The call to ministry is a realization that God is directing you into vocational ministry. This realization is accompanied by your own desire. And it is confirmed by church leaders who observe your character and gifts for ministry. To say it another way, if you think God is directing you toward ministry, you have a strong desire to be in ministry, and leaders in your church confirm you have the character and gifts for ministry, then most likely God is “calling” you into ministry.

I want to encourage young men who are thinking about becoming pastors. These articles will help guide you along the pathway to pastoral ministry. A very important step on this path is understanding the call to ministry.

Do you want to know something surprising? The Bible doesn’t actually use the term “call” regarding pastoral ministry. But we see four elements in Scripture of God leading a man into pastoral ministry. These elements are realization, desire, qualification, and confirmation.

How do you know if you are being called?

You will have a growing realization that God is directing you into ministry.
In Acts 20:28, Paul instructed the pastors of the Ephesian church, “Pay careful attention to yourselves and to all the flock, in which the Holy Spirit has made you overseers, to care for the church of God, which he obtained with his own blood.” Do you see the word “overseers”? It’s one of the words in the Bible that refers to pastors. In fact, the term “to care for” in this verse is a translation of the word, “to shepherd,” which means to pastor. The term “overseers” identifies their leadership role in the church.

Notice Paul said “the Holy Spirit made you overseers.” God was actively working in these men’s lives directing them into pastoral ministry! They knew the Holy Spirit had led them into the ministry.

Earlier we talked about praying for God to lead you and being yielded to His will. If you submissively pray for God’s direction, He will show you what to do regarding ministry. “For all who are led by the Spirit of God are sons of God” (Romans 8:14). This means anyone who is God’s child will be led by the Holy Spirit to do His will. If God wants you to be a pastor, He will lead you to do it. You will realize God wants you in ministry.

You will probably ask, “How does He lead you?” Keep reading!

You will develop a strong desire to serve in ministry.
In 1 Timothy 3, Paul explained to Timothy how to identify men who should serve as pastors. Verse 1 says, “The saying is trustworthy: If anyone aspires to the office of overseer, he desires a noble task.” There’s the word “overseer” again, which refers to the leadership role of a pastor.

See the word “aspire?” Some guys aspire to be professional athletes. Others aspire to go into the military, or to construct buildings, or to run a business, or to teach. If you “aspire” to do something, you have a strong interest in it. When you think about your future, you envision yourself in that role. Do you have a growing interest in being a pastor? Do you find yourself thinking about it when you consider your future?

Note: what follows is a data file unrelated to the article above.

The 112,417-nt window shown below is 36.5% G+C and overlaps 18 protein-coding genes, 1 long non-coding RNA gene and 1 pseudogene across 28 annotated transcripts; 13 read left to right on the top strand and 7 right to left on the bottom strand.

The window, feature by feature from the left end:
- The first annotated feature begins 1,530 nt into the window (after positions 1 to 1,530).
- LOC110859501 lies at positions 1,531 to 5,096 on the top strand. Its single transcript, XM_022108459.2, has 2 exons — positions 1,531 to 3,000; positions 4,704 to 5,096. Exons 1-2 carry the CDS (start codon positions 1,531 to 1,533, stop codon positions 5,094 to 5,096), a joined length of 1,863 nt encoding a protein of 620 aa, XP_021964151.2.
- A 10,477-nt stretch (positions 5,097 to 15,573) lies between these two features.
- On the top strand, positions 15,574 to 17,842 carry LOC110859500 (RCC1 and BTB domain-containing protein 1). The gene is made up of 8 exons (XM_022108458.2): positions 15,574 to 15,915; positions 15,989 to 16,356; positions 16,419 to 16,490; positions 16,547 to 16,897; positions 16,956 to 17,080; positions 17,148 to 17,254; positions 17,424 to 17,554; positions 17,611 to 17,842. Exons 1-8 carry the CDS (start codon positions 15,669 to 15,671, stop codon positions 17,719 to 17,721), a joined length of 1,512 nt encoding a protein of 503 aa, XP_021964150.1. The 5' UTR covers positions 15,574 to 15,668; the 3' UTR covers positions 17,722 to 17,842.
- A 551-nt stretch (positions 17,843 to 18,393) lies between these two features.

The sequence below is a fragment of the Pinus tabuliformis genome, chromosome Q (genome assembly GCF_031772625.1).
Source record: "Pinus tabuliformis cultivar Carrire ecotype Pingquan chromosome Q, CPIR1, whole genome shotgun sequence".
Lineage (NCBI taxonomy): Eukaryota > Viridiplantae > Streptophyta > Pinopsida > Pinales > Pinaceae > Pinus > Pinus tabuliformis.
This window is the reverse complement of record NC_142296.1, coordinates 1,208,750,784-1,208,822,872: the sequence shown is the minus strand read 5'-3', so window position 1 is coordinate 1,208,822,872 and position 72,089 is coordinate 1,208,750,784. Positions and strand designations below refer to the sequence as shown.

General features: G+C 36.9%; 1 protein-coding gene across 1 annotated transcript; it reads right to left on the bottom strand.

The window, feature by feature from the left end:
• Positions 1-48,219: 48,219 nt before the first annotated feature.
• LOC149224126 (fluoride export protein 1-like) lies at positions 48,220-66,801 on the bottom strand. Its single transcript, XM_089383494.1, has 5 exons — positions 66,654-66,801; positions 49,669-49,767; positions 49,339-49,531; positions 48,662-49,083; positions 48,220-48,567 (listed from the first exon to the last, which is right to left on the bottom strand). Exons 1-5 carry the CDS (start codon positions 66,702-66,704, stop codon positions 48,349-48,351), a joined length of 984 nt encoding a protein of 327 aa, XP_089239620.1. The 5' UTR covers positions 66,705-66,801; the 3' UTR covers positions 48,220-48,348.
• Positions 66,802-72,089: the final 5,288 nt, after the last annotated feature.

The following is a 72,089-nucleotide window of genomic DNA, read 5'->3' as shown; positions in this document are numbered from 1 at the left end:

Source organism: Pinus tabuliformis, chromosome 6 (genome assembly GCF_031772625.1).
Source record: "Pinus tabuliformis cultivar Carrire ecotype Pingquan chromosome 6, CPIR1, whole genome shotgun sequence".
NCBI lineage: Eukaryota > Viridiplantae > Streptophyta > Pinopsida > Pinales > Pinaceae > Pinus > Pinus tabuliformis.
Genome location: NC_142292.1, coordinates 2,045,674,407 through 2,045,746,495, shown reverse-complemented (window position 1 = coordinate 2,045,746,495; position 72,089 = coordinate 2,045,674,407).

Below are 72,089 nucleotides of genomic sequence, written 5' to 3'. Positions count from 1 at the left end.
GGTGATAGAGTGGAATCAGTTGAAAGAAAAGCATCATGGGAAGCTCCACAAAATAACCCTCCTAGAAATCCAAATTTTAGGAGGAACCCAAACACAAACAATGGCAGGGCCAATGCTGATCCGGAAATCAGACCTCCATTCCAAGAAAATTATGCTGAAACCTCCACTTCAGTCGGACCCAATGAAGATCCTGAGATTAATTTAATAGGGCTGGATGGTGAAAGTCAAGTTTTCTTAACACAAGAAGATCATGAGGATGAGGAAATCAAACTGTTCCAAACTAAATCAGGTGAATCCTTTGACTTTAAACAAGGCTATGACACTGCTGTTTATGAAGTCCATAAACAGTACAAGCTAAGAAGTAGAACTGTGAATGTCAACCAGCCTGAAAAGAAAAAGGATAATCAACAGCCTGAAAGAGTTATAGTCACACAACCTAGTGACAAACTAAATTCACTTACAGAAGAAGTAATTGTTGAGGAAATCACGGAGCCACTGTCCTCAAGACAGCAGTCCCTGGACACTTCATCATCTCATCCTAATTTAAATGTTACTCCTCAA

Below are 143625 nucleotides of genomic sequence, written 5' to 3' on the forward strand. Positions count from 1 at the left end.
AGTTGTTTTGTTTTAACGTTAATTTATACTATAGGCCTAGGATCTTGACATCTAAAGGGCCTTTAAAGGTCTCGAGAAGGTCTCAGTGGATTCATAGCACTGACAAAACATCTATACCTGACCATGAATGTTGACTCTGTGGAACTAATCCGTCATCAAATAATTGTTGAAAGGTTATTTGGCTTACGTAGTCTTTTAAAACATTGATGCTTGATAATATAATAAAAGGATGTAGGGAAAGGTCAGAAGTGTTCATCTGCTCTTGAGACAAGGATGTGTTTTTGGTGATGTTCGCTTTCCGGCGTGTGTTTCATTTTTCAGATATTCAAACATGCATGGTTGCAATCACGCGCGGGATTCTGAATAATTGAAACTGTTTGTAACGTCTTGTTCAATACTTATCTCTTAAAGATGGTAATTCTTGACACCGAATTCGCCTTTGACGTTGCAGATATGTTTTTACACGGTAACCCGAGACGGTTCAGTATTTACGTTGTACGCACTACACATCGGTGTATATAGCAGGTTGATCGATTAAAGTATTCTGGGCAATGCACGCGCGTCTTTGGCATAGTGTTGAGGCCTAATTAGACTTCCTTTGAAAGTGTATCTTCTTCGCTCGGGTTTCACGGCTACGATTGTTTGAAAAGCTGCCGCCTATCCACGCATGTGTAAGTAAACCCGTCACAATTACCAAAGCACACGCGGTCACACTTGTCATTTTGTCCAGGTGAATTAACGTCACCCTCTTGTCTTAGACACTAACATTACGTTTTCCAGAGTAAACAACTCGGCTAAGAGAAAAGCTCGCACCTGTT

A man who is called to ministry will aspire to it, but he will experience an even more compelling internal force. Paul’s language goes to another degree of intensity in 1 Timothy 3:1 – “he desires a noble task.”

To “desire” means to have a strong passion for it. If you are called to ministry, your initial interest will grow into a compelling passion. Being a pastor will not just be one option of several. You will not be able to see yourself doing anything else. This desire may come on you suddenly, or it may grow progressively over time. But eventually you will find yourself saying, “I want to be a pastor.” You will feel compelled.

Desire by itself, however, is not the call to ministry. There is another essential element.

Your life will evidence character essential to spiritual leadership.
Let’s stay in 1 Timothy 3 for a minute. Read over what Paul said in verses 2-7: “Therefore an overseer must be above reproach, the husband of one wife, sober-minded, self-controlled, respectable, hospitable, able to teach, not a drunkard, not violent but gentle, not quarrelsome, not a lover of money. He must manage his own household well, with all dignity keeping his children submissive, for if someone does not know how to manage his own household, how will he care for God’s church? He must not be a recent convert, or he may become puffed up with conceit and fall into the condemnation of the devil. Moreover, he must be well thought of by outsiders, so that he may not fall into disgrace, into a snare of the devil.”

These characteristics are often referred to as qualifications for ministry. A man who desires to be a pastor must have these qualities. He will not exhibit them perfectly, but a person looking at his life would say he definitely fits this description.

This list might intimidate you or seem overwhelming. Yes, the standards for a pastor’s personal life and character are high. But these are qualities any young man should cultivate. If your heart is open to God’s work in you, He will enable you to grow in these areas.